What has been the highlight of your career so far?
Launching Videris has been my highlight, creating a product, brand, and message that I 100% believe in is the best feeling.

How do you personally define success and what does it mean to you?
I get uncomfortable with the term success as it’s often linked with other people’s perception of you. I think I’m old enough to not be too thrown by that now, but I worry about the generation that is growing up with the influence of social media and how people represent (or misrepresent) themselves online, there is a real confusion that popularity and success are the same things.

For me, success means enjoying what I am doing and being respected for doing it.

Chloe Julian from Videris Lingerie interview

Lingerie from Videris’ debut range.

You’ve been involved in the fashion industry for a long time, in what way can the fashion industry be used as tool for good? Can feminism and fashion co-exist?
Yes, of course fashion can be used as a tool for good. I feel an extra responsibility to portray a positive and real example for other women being a lingerie brand, especially when we are bombarded by images of perfection.

We don’t retouch our imagery, not because we have a strict policy but because it was a natural evolution of our ethos as a brand. I want a woman to look at a Videris image and think ‘that could be me’. It’s not easy to find natural looking women who are happy to be photographed in underwear, so I’ve had to rely on friends who have trusted me and believed in my vision. And if a friend is trusting me to be vulnerable in their underwear then it is wrong for me to take their body and change it through retouching because then I am sending the message that she wasn’t perfect or good enough just as she is. If an image of a certain body shape makes us feel uncomfortable we need to ask ourselves ‘why?’

How important is it for women to lift each other up and what does that mean to you?
It’s really important, and especially when in a position of power. When I was managing large design teams it was my philosophy that it was my job to make each team member the best that they could be at their job, and to do that you can’t be threatened or afraid of someone coming up with a better idea than you. To give feedback and share ideas and then allow your team the space to develop these their way. I always created a very collaborative team environment and at the end of a collection it would never be about individual designs but the collection created together as a whole, I am still very close with all the designers I have trained over the years.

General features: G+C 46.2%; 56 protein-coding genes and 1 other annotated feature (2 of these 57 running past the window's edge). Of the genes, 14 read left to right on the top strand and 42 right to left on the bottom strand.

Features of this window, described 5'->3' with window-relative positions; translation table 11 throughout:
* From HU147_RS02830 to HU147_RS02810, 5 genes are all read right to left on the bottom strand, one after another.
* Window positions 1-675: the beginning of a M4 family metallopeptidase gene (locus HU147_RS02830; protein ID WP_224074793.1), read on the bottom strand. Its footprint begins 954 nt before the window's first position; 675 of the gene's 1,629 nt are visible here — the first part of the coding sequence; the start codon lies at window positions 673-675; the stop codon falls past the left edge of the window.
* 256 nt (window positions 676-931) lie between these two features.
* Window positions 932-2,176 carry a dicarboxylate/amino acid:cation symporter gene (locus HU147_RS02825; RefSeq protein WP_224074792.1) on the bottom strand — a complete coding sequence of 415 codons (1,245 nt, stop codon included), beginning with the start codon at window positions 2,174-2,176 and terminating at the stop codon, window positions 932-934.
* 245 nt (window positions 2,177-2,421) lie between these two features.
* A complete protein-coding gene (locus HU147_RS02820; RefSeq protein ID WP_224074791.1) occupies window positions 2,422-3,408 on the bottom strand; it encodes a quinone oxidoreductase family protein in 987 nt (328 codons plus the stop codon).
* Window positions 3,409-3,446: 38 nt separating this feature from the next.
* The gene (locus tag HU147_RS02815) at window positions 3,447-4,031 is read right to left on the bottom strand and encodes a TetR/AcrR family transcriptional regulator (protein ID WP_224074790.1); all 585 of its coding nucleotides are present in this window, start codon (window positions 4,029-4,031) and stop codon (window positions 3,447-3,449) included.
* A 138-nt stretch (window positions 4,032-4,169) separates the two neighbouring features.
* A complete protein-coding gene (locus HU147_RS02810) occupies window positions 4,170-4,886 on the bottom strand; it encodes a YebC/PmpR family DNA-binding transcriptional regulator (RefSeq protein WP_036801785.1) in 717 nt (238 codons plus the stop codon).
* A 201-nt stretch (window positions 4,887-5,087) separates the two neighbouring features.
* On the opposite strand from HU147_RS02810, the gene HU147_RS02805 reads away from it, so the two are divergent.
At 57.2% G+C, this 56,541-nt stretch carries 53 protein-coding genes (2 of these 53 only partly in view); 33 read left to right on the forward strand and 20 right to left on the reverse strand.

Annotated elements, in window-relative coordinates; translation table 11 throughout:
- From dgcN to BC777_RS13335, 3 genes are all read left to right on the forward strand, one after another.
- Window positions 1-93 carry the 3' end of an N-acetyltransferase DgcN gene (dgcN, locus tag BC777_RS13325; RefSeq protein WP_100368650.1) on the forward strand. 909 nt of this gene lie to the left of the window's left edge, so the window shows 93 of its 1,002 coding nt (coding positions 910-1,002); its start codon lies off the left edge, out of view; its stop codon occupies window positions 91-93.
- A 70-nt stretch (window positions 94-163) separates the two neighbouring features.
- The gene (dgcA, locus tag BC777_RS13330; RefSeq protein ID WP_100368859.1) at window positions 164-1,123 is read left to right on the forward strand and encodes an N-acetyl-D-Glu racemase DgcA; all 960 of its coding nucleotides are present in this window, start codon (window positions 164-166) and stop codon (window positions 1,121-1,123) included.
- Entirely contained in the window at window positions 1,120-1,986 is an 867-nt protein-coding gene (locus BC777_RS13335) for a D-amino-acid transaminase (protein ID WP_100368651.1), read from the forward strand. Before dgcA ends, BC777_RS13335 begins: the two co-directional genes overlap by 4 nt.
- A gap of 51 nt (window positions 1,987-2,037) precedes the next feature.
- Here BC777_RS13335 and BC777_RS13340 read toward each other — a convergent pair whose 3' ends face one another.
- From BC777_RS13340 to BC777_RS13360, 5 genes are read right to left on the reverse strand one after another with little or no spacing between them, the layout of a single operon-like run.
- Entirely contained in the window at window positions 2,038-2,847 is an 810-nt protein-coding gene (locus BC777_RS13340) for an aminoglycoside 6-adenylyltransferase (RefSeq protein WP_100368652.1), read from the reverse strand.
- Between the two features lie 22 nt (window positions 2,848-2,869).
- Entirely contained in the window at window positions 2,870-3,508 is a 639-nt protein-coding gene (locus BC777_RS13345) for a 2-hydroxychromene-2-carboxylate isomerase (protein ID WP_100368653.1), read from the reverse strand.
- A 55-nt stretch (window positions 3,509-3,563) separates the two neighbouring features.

The imagery on our Instagram is intentionally natural and relaxed. One of the women I work with said to me after seeing an image of one of our muses Laura ‘she looks like such a goddess I don’t know why I’m being so hard on myself.’ This type of reaction is everything! As women we really are the hardest on ourselves, I want to put imagery out there that makes a woman feel good and look at herself and others with love and compassion.

What do you think we should all be doing as individuals to consume fashion more responsibly?
We need to educate and inform ourselves. We need to read and understand the care labels on clothing we are buying, and think about how many times we will wear an item before buying.

The growth of fast fashion has been facilitated by an increase in the use of polyester, which now makes up 60% of clothing worldwide but is projected to nearly double by 2030. This growing predominance of polyester, on its own or blended with other materials, is one of the biggest environmental challenges. Polyester clothing is also polluting rivers and seas even while it’s being used, with just one piece of clothing releasing up to 1 million microplastic fibres in a single wash; *Greenpeace destination zero report July 2018.

You won’t find any lace bras or mesh knickers in our collection. That’s because most of these fabrics are made from plastic. Not only are plastic-based fibers stifling against the skin, but there’s also a hefty amount of toxic chemicals used in the production process. Some of these toxic chemicals – such as Nonylphenol Ethoxylates (NPEs) – remain in polyester-based lingerie and clothing and are nearly impossible to wash out. These NPEs can break down into endocrine-disrupting chemicals which can interfere with your hormones, leading to many adverse reactions in the body.

I read recently that there is a huge problem with the second hand/recycled clothes industry because the majority of the clothes are from fast-fashion chains and these were never manufactured with the intention to have a long life in the first instance so they aren’t fit for recycling and are going to landfill.

Our design and production process is purposefully slow and considered to make sure every Videris piece is money well spent. We don’t need to re-invent our bras and knickers every season. Instead, we’ll occasionally release a new design, when we’re sure we’ve got it right.

Images supplied.